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The high cost of keeping IRA beneficiary designations private

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Clients have a right to keep their IRA beneficiary designations private. But you might want to advise them that this privacy can have a high price for loved ones – as the case of the late Wayne Wilson shows.

In 2010, the 9th Circuit Court of Appeals upheld the priority of an IRA beneficiary designation over the claim made by a widow who asserted her rights to receive qualified retirement plan benefits under ERISA’s surviving spouse requirements.  The case (Charles Schwab & Co. v. Chandler) was brought by the IRA custodian, Charles Schwab, to resolve a dispute between the four married children of Wayne Wilson and his widow, Katherine Chandler, to whom he had been married since 2000.

Wilson had participated in his company’s 401(k) plan until making a rollover to an IRA in 1994. He then continued to consolidate and move his IRA assets between accounts and custodians until his accidental death in 2005, when his truck and horse trailer was washed away and overturned in a flash flood in Arizona.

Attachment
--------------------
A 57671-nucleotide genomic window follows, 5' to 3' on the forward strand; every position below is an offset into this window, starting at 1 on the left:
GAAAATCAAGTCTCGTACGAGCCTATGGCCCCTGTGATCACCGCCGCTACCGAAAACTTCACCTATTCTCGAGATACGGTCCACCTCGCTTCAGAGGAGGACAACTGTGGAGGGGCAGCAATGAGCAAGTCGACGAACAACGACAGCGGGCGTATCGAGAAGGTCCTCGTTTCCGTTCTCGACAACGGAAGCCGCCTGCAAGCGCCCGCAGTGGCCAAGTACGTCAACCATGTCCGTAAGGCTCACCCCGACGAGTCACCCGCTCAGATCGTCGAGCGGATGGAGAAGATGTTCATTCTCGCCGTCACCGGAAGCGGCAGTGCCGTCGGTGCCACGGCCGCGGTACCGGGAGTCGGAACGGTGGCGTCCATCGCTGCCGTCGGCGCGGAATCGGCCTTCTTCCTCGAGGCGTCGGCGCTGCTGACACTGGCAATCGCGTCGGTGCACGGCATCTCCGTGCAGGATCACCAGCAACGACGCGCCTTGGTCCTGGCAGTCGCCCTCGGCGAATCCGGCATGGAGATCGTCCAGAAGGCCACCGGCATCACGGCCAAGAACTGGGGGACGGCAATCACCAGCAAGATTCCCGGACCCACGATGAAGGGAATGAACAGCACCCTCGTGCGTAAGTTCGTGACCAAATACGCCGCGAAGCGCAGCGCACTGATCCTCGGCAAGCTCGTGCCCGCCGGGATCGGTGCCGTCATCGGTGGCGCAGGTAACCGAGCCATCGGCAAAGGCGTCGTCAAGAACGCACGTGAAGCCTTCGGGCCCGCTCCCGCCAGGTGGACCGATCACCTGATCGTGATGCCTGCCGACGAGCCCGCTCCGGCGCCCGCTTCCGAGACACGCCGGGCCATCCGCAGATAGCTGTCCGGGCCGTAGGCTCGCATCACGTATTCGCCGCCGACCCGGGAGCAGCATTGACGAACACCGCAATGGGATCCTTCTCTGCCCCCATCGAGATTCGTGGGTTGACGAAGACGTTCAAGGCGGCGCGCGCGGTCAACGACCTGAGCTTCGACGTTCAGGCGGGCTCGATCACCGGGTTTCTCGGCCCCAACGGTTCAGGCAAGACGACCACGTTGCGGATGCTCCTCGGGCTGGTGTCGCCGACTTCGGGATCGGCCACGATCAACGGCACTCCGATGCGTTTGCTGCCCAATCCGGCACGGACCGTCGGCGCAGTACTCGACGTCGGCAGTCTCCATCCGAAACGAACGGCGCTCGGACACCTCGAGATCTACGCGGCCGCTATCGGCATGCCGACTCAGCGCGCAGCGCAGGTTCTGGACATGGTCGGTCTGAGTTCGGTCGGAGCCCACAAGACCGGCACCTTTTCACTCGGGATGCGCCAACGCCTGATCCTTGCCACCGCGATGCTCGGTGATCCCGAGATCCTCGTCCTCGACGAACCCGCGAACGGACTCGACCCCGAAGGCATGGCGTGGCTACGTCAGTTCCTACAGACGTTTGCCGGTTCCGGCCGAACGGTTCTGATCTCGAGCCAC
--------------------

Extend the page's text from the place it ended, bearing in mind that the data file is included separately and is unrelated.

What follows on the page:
Rather than release Wilson’s IRA money to the four children whom he had designated beneficiaries, Schwab asked the court to resolve the disputed claims.  The widow claimed ERISA had given her spousal rights to be paid Wayne’s 401(k) plan money through a Qualified Joint and Survivor Annuity (QJSA), and she had not waived these rights.

Both the U.S. district and circuit courts rejected this claim, in part because she and Wayne had not been married at the time the money in question was rolled over from the plan to an IRA.

Unlike ERISA plans, IRAs do not give spouses automatic rights to receive distributions or annuities on death.

Had Katherine wished to create a valid claim to Wayne’s IRA money, she should have prevailed upon him to change his IRA beneficiary designations.

Key Point: This case highlighted a key difference between qualified plans and IRAs, for estate planning purposes. Unlike qualified plans, IRAs give owners the option of keeping assets and beneficiary designations private. 

However, unfortunate outcomes may occur when people marry later in life without a clear mutual understanding of beneficiary designations. Wayne was a well known and widely admired civic leader when he died in a tragic accident at age 65. But because his widow challenged Schwab’s right to honor the beneficiary designation, his private estate planning requests became part of a high-profile public dispute, and his children experienced additional legal costs and delays in receiving their legacies.

It’s a good idea to periodically review clients’ IRA beneficiary designations to make sure they reflect current planning and wishes. This can be especially important whenever major lifestyle changes occur, such as divorce or remarriage.